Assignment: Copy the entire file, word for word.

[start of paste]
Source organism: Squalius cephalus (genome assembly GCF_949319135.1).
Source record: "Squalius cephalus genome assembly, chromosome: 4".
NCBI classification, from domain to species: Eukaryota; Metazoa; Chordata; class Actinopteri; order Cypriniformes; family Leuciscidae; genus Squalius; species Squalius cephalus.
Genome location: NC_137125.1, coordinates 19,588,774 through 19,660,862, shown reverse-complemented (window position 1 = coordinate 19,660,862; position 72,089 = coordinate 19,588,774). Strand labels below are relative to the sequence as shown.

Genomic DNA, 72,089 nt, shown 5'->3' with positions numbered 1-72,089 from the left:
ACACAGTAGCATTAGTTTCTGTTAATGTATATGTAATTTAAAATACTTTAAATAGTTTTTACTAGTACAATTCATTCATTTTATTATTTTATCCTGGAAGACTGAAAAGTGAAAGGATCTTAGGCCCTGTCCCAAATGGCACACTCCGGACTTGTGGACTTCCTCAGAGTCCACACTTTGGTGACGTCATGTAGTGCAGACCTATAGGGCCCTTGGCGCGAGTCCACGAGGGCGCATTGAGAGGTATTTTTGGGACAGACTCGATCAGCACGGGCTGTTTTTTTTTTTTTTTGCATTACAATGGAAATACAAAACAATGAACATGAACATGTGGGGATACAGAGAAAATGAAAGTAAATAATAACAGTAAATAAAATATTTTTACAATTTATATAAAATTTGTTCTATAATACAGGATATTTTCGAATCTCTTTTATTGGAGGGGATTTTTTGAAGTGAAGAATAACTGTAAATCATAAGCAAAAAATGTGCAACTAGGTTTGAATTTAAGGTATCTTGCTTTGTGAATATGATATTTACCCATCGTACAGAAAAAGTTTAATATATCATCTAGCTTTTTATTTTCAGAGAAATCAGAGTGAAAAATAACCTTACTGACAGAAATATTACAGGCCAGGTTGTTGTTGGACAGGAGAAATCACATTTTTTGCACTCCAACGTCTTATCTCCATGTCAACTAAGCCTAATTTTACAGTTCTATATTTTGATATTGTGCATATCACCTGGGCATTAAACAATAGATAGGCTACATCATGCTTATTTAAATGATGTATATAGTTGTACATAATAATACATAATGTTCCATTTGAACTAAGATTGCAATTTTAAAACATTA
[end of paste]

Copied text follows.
Source organism: Squalius cephalus (genome assembly GCF_949319135.1).
Source record: "Squalius cephalus genome assembly, chromosome: 4".
NCBI classification, from domain to species: Eukaryota; Metazoa; Chordata; class Actinopteri; order Cypriniformes; family Leuciscidae; genus Squalius; species Squalius cephalus.
Genome location: NC_137125.1, coordinates 19,588,774 through 19,660,862, shown reverse-complemented (window position 1 = coordinate 19,660,862; position 72,089 = coordinate 19,588,774). Strand labels below are relative to the sequence as shown.

Genomic DNA, 72,089 nt, shown 5'->3' with positions numbered 1-72,089 from the left:
ACACAGTAGCATTAGTTTCTGTTAATGTATATGTAATTTAAAATACTTTAAATAGTTTTTACTAGTACAATTCATTCATTTTATTATTTTATCCTGGAAGACTGAAAAGTGAAAGGATCTTAGGCCCTGTCCCAAATGGCACACTCCGGACTTGTGGACTTCCTCAGAGTCCACACTTTGGTGACGTCATGTAGTGCAGACCTATAGGGCCCTTGGCGCGAGTCCACGAGGGCGCATTGAGAGGTATTTTTGGGACAGACTCGATCAGCACGGGCTGTTTTTTTTTTTTTTTGCATTACAATGGAAATACAAAACAATGAACATGAACATGTGGGGATACAGAGAAAATGAAAGTAAATAATAACAGTAAATAAAATATTTTTACAATTTATATAAAATTTGTTCTATAATACAGGATATTTTCGAATCTCTTTTATTGGAGGGGATTTTTTGAAGTGAAGAATAACTGTAAATCATAAGCAAAAAATGTGCAACTAGGTTTGAATTTAAGGTATCTTGCTTTGTGAATATGATATTTACCCATCGTACAGAAAAAGTTTAATATATCATCTAGCTTTTTATTTTCAGAGAAATCAGAGTGAAAAATAACCTTACTGACAGAAATATTACAGGCCAGGTTGTTGTTGGACAGGAGAAATCACATTTTTTGCACTCCAACGTCTTATCTCCATGTCAACTAAGCCTAATTTTACAGTTCTATATTTTGATATTGTGCATATCACCTGGGCATTAAACAATAGATAGGCTACATCATGCTTATTTAAATGATGTATATAGTTGTACATAATAATACATAATGTTCCATTTGAACTAAGATTGCAATTTTAAAACATTA